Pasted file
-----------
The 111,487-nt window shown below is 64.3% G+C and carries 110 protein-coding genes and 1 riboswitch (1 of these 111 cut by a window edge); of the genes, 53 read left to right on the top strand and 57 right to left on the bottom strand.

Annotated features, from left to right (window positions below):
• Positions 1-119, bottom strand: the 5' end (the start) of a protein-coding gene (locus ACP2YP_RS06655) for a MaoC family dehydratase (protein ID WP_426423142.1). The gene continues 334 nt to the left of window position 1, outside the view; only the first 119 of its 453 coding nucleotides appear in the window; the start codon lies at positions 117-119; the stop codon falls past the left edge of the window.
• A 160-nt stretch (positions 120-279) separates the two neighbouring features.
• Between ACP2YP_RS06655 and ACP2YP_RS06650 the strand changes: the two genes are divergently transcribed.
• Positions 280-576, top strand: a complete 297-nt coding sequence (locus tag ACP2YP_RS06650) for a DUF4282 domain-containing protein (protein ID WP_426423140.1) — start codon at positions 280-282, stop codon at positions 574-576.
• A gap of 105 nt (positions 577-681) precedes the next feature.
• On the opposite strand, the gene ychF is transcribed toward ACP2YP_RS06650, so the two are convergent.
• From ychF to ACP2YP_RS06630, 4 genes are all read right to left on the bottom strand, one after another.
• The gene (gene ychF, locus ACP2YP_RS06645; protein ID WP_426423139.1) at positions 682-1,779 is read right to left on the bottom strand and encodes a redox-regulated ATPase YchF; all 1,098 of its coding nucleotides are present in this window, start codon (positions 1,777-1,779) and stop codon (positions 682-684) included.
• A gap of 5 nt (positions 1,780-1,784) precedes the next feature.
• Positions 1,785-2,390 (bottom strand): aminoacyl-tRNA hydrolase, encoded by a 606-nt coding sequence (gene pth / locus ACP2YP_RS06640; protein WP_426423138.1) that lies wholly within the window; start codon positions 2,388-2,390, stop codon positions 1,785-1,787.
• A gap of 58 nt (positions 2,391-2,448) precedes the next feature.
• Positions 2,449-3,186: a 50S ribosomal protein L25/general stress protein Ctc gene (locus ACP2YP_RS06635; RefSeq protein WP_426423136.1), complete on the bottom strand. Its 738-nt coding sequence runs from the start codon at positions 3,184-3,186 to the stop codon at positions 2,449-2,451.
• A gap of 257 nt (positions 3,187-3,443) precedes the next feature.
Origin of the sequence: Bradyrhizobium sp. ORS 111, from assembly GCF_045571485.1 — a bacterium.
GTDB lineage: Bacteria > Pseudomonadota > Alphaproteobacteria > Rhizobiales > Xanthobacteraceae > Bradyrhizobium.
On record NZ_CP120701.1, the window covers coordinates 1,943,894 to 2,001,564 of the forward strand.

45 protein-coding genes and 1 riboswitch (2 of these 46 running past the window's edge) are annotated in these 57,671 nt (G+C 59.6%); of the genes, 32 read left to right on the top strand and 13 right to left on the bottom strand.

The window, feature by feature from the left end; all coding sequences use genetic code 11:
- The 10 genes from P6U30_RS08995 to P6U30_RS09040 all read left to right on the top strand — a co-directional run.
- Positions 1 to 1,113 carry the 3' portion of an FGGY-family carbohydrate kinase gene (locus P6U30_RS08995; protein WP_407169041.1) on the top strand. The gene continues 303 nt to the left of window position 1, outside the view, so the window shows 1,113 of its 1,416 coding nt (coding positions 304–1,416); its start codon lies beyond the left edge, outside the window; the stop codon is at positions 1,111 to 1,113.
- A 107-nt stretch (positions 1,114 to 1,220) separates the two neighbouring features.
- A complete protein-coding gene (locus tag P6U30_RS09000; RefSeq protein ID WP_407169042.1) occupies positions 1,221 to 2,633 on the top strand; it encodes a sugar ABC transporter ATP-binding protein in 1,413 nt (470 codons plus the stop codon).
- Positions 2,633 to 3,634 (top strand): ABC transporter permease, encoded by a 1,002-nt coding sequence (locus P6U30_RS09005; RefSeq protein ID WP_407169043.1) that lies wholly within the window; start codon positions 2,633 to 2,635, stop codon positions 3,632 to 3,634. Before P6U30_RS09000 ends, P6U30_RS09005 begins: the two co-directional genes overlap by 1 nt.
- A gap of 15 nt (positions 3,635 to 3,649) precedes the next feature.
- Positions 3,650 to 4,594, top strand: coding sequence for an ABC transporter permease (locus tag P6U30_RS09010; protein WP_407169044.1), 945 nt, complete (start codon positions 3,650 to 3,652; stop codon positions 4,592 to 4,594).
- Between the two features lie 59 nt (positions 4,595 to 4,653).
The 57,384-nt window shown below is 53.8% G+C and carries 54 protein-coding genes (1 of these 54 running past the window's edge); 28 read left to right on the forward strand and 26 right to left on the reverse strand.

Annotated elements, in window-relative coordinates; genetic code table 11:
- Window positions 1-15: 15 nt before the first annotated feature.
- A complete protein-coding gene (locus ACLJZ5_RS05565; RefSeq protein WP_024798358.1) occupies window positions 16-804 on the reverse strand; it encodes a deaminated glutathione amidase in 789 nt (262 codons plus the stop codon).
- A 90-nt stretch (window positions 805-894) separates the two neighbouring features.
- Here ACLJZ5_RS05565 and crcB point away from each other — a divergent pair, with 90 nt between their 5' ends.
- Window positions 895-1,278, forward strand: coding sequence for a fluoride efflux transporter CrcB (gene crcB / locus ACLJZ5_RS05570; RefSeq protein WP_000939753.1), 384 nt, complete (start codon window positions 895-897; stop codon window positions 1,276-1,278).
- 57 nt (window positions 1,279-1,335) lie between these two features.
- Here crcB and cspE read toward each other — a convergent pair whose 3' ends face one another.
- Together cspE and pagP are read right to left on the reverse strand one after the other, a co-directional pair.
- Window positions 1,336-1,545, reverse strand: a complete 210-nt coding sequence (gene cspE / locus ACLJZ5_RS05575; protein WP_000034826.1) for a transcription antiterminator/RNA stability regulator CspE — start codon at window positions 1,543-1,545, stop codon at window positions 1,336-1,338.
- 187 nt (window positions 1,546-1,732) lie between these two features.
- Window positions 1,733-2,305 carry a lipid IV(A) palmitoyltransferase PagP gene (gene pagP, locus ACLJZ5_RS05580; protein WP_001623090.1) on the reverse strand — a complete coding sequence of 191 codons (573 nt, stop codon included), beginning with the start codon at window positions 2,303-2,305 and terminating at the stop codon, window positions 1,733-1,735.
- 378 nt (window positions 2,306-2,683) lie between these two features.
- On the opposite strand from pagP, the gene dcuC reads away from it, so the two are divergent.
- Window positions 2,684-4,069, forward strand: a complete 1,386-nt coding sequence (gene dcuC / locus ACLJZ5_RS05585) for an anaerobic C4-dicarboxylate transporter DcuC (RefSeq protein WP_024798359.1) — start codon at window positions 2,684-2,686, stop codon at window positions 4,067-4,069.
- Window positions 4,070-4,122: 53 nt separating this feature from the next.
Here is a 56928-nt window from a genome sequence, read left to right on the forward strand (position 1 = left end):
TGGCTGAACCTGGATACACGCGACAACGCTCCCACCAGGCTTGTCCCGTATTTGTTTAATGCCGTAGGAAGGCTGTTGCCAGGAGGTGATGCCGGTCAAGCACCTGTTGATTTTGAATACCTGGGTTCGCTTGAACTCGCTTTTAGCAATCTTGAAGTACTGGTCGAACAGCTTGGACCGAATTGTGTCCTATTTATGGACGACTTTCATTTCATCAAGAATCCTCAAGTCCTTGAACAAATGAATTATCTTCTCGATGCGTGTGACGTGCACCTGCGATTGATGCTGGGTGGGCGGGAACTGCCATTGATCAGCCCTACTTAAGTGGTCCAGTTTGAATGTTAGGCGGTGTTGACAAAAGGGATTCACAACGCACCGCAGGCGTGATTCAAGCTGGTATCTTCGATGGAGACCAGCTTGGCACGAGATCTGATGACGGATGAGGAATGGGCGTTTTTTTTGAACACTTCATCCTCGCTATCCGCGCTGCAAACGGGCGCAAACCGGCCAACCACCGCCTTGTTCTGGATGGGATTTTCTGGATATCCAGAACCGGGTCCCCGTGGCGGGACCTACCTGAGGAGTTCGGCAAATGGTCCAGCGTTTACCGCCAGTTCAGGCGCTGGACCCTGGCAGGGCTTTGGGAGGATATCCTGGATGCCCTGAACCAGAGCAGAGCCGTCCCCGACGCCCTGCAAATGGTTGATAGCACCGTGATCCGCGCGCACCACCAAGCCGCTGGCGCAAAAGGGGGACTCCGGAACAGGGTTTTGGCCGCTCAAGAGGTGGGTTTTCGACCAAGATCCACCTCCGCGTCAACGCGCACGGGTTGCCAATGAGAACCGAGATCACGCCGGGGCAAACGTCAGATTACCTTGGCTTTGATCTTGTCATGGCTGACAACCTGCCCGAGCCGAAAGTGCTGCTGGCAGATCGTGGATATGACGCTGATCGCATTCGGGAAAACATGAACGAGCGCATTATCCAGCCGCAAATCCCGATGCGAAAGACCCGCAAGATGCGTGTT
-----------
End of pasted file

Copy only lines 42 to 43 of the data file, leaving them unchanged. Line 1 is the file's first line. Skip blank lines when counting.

- 378 nt (window positions 2,306-2,683) lie between these two features.
- On the opposite strand from pagP, the gene dcuC reads away from it, so the two are divergent.